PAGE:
The Initiative is the brainchild of Efrat Kussell ’02 and Julie S. Wecsler ’03. The two curated a successful exhibition of student work last spring and founded the Initiative to give students more opportunities to show their art. They hope to curate four or five student shows this year, creating a rotating gallery of a consistently high caliber that will “invigorate an interest in the visual arts.” Kussell and Wecsler are working closely with Adams House art tutor Jennifer Mergel ’98 to secure funding for the project, primarily through the Office for the Arts.
“I Know What You Did Last Summer” features work in media ranging from pencil to pastel to paint to faux-fur, and as its name suggests, consists of work created or researched over the summer. Many students rendered their work in preparation for senior theses and say they are grateful that the show required they begin working early.
Liz Glynn ’03 says that her creation in faux-fur, “Nausea,” which consists of nine yards of white plush fabric draped over chicken wire, is a condemnation of “sickeningly excessive sentimentality.” The column, which resembles a pile of vomited intestines, is more likely to revolt the viewer than evoke the “warm and fuzzy” emotions associated with its fabric.
In her thesis, Claire W. Lehmann ’03 raises questions about what sort of ideals are represented by mass-produced miniatures like parts of model train sets and cake-decorating figures. In the show, Claire’s charcoal and pastel compositions—one a barnyard scene replete with barn, silo, tractor, cow, pig and rabbits and the other a forest scene with model trees, deer, squirrels and a Boy Scout—are ominously dark and shadowy. The mix of static and lively toy-like figures creates a kind of grotesque fairy-tale scene that is oddly delightful, the most evocative work in the show.
Curator Wecsler showed some of her own works, the result of a trip funded by the Harvard College Research Program (HCRP) over the summer. Her small and vivid colored-pencil and ink drawings will become part of her senior thesis in East Asian Studies and VES on urbanization in Shanghai and Hong Kong. While their small size limited their ability to represent the vitality of the cityscape, the drawings will be more effective when accompanied by animation and an essay in their final form.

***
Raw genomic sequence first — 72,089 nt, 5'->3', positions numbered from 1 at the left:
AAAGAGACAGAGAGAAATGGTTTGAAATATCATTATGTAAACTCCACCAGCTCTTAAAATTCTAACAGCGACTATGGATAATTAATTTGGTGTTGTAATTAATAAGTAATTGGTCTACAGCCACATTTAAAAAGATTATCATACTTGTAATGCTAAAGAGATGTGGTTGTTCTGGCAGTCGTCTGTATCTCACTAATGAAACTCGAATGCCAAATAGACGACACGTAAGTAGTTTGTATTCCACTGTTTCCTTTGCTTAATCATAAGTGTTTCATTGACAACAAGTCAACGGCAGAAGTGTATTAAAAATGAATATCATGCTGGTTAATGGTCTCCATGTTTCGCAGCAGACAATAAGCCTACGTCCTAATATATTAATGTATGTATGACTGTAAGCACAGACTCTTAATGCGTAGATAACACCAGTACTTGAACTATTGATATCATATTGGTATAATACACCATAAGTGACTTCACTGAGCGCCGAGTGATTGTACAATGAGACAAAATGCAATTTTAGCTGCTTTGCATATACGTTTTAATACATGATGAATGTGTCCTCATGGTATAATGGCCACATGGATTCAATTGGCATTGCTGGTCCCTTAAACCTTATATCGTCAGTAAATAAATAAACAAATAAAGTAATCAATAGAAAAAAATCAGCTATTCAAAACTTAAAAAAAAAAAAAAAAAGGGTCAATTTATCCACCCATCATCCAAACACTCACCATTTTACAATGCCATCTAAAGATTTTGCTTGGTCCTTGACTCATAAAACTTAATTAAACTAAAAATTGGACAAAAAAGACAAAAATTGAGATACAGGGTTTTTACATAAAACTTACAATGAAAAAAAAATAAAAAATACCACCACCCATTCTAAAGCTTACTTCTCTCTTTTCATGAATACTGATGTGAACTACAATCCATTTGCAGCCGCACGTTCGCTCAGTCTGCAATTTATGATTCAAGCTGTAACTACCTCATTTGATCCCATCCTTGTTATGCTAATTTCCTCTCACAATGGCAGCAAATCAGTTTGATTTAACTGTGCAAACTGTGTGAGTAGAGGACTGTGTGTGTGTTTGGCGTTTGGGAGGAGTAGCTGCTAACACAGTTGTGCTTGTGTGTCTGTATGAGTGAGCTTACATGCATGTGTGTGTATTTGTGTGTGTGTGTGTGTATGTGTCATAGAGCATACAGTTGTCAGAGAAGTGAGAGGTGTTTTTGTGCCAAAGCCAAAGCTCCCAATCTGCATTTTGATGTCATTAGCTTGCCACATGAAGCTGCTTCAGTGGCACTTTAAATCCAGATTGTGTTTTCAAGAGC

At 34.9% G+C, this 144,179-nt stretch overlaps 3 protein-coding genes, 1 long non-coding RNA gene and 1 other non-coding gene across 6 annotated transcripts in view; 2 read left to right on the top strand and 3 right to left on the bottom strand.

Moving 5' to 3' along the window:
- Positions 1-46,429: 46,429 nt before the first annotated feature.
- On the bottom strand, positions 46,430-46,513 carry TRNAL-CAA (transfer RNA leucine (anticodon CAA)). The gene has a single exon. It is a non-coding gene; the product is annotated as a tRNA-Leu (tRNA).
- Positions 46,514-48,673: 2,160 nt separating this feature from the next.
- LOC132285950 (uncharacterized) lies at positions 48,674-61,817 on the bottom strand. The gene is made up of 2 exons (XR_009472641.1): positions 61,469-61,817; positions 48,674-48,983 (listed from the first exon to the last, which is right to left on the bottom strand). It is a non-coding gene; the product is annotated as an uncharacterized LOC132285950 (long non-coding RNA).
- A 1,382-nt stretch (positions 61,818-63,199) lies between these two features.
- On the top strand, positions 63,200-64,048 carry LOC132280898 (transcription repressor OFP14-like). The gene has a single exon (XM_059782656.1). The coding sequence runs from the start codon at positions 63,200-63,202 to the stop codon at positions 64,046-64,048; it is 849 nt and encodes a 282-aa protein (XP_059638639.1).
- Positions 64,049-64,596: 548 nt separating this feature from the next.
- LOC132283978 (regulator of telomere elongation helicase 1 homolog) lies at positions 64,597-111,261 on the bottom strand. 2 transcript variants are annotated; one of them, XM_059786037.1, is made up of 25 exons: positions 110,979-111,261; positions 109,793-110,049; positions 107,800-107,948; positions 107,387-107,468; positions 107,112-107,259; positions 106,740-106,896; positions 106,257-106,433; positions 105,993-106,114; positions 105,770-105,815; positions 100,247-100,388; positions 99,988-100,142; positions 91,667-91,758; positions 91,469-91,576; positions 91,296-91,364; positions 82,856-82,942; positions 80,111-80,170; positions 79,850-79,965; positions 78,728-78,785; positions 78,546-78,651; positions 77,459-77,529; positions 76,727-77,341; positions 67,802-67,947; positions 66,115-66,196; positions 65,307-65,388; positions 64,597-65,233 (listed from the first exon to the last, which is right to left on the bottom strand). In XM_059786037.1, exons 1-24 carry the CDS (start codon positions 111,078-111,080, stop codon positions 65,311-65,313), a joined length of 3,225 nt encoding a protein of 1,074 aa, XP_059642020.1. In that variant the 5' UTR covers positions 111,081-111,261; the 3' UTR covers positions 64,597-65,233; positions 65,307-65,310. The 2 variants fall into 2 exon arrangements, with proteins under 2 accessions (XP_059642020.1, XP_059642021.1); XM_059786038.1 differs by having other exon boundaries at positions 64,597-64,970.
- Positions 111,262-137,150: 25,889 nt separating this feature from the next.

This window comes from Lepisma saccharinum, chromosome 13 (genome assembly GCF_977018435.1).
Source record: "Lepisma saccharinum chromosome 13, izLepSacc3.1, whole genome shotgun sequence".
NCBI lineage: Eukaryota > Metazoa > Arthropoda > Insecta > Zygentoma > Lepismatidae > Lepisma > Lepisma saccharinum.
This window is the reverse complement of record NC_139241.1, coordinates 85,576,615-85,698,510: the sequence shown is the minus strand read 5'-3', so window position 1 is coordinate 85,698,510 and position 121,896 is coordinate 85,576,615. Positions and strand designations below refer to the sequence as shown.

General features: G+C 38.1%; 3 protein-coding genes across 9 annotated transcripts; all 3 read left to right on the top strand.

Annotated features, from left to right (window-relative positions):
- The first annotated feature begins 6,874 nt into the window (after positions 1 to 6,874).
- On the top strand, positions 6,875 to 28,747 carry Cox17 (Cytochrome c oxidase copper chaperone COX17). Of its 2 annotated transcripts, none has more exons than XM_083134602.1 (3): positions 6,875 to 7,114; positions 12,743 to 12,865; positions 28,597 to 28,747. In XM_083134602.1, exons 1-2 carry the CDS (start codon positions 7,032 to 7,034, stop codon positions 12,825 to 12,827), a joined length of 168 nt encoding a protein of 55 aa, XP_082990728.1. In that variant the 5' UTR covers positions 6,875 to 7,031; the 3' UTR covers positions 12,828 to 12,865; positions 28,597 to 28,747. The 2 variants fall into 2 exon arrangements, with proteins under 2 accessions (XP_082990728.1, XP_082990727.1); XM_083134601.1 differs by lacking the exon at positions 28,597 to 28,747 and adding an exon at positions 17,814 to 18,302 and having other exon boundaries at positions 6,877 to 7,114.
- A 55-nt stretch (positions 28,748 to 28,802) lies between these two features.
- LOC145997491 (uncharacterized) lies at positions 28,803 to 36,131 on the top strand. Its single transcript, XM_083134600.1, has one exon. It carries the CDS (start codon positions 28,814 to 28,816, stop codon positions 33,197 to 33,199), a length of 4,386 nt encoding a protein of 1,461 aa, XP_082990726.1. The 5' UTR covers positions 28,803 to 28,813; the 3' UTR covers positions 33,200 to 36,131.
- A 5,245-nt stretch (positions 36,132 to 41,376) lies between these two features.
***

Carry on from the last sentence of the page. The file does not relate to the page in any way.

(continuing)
Armed with another HCRP grant and a 35mm camera, Tim A. Szetela ’03, who is also a Crimson editor, spent his summer “brainstorming” for an animation thesis. He ventured to the ends of the Blue and Red lines and back photographing patterns and forms on both constructed and natural surfaces. The resulting 35-photo, untitled composition includes shots ranging from the hard-packed sand at Revere Beach to the gritty sidewalks of Cambridge in neutral colors and close-ups that force the viewer to consider what each is and how it adds up to the whole, lovely montage.
Another kind of nature exists in “Girl With a Green Curtain,” part of a thesis research project by Susan E. Bell ’03. The wide and deliberate strokes in bold colors and the familiar subject matter—a friend taking a gulp from a blue Solo plastic cup—give the work a beautiful liveliness such that the viewer expects the girl to, at any moment, put the cup down and walk out of the painting to the next party. Perhaps the “psychological insight” that Bell feels for the friends she paints adds to the dynamism of the painting, which is a precursor to a thesis on coupled figures and their relationship to one another.
Kussell, now a graduate, showed a single, small portrait whose subdued colors and soft rendering emanated innocence and freshness. David Ording, of the Fogg Museum’s Mongan Center, contributed a checkerboard of pencil thumbnail drawings of everyday objects seemingly inspired by Chardin’s “The Smoker’s Case,” which is depicted in the upper right corner.
The summertime photography of Adams House Residents will appear in the Adams House Arts Space from Thursday, Oct. 24 through Sunday, Oct. 27. The Sylvester Initiative is currently planning shows for later in the fall and periodically throughout the winter and spring.